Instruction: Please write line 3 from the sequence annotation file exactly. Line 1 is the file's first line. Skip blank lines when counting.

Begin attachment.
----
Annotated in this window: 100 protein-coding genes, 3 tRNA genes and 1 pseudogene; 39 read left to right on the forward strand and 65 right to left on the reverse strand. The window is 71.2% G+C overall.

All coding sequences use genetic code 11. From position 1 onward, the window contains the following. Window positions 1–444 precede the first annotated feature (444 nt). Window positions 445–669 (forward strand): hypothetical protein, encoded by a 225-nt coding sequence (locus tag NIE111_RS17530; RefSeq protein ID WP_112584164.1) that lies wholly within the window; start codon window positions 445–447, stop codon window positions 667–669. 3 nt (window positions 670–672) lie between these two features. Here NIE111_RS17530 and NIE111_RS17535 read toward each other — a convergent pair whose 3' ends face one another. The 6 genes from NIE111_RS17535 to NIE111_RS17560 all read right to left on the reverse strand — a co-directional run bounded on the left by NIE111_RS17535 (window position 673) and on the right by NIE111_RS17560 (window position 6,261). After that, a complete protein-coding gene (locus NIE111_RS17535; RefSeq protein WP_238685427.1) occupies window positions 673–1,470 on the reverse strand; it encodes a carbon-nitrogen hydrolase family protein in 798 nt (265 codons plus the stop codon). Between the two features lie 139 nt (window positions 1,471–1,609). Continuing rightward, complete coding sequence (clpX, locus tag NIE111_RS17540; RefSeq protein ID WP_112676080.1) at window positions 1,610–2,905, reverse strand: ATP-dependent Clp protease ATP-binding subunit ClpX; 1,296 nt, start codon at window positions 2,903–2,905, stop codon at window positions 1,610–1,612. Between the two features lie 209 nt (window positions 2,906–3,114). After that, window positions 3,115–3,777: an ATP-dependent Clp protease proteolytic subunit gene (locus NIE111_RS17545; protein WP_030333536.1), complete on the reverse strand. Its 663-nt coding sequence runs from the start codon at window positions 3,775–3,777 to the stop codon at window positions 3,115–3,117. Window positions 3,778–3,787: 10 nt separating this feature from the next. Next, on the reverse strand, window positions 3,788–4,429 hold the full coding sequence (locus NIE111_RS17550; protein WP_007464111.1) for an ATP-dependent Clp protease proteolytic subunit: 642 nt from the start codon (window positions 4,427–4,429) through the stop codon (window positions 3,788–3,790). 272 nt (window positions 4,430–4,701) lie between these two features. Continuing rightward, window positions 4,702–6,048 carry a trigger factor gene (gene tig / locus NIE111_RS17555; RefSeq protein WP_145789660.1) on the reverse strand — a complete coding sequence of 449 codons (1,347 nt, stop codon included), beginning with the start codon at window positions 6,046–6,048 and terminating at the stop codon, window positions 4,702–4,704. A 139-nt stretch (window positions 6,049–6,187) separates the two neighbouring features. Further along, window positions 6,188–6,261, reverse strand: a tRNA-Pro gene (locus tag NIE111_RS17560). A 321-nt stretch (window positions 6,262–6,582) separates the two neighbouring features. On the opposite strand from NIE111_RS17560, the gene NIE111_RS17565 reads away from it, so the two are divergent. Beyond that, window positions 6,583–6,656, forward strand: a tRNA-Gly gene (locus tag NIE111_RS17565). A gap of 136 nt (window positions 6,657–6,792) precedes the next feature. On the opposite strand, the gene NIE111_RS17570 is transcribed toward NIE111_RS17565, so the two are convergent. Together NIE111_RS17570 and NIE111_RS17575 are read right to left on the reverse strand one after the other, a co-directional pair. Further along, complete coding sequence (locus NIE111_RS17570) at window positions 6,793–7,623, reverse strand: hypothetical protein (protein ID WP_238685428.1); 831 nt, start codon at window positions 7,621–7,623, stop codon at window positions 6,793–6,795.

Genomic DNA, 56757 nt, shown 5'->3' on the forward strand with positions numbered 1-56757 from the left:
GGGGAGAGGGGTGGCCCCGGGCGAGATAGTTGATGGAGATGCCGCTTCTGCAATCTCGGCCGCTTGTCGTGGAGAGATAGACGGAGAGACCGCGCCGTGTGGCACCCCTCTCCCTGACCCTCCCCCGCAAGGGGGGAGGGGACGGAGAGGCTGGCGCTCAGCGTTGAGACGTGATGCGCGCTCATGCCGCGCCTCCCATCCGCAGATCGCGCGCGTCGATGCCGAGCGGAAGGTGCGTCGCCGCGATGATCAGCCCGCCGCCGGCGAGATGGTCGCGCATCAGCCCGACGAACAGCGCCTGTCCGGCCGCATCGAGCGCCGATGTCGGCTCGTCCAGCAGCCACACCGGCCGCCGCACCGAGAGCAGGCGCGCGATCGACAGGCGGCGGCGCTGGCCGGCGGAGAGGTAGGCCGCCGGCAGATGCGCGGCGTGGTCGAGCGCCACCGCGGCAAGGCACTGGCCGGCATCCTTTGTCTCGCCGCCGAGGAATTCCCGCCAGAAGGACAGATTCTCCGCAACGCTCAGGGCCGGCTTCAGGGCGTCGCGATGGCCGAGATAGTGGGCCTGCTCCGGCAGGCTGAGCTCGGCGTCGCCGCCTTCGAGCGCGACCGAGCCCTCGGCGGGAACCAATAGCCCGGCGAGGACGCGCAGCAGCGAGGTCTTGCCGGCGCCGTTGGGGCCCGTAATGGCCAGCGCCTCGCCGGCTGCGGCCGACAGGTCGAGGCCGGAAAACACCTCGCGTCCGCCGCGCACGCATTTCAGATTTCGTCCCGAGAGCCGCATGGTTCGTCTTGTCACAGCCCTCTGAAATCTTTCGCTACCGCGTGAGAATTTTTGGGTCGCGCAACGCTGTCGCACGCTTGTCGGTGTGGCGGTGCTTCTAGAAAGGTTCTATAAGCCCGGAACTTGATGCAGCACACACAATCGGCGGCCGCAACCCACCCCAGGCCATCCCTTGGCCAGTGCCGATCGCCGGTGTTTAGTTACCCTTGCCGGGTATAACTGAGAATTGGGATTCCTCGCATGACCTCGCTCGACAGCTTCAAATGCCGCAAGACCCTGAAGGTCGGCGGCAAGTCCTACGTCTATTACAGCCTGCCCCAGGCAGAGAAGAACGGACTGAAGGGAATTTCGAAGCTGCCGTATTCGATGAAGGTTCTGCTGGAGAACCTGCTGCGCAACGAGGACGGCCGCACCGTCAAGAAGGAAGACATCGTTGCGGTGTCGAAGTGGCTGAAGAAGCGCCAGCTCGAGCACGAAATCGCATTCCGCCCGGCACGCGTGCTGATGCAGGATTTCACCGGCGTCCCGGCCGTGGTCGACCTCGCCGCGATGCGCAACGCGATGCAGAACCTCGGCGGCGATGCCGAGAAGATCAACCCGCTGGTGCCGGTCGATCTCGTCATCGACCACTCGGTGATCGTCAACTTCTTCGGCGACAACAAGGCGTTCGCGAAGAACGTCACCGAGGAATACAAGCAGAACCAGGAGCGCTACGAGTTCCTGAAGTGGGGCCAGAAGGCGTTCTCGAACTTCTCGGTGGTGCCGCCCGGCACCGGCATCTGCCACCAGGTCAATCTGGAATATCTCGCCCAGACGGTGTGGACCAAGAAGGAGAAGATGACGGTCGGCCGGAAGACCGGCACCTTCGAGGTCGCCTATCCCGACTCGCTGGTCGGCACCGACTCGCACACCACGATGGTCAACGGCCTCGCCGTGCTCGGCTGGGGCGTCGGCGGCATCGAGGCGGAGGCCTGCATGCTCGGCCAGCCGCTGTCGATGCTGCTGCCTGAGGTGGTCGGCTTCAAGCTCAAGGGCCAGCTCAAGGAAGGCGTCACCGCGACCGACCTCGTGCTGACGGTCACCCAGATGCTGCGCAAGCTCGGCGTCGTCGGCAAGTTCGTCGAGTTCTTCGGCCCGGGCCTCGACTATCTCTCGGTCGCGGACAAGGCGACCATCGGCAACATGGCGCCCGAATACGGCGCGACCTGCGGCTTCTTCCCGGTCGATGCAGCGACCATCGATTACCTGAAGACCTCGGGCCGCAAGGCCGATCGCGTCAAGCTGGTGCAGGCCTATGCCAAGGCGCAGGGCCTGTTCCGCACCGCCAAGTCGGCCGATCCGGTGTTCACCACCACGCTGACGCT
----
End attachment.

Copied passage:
Genomic DNA, 56757 nt, shown 5'->3' on the forward strand with positions numbered 1-56757 from the left: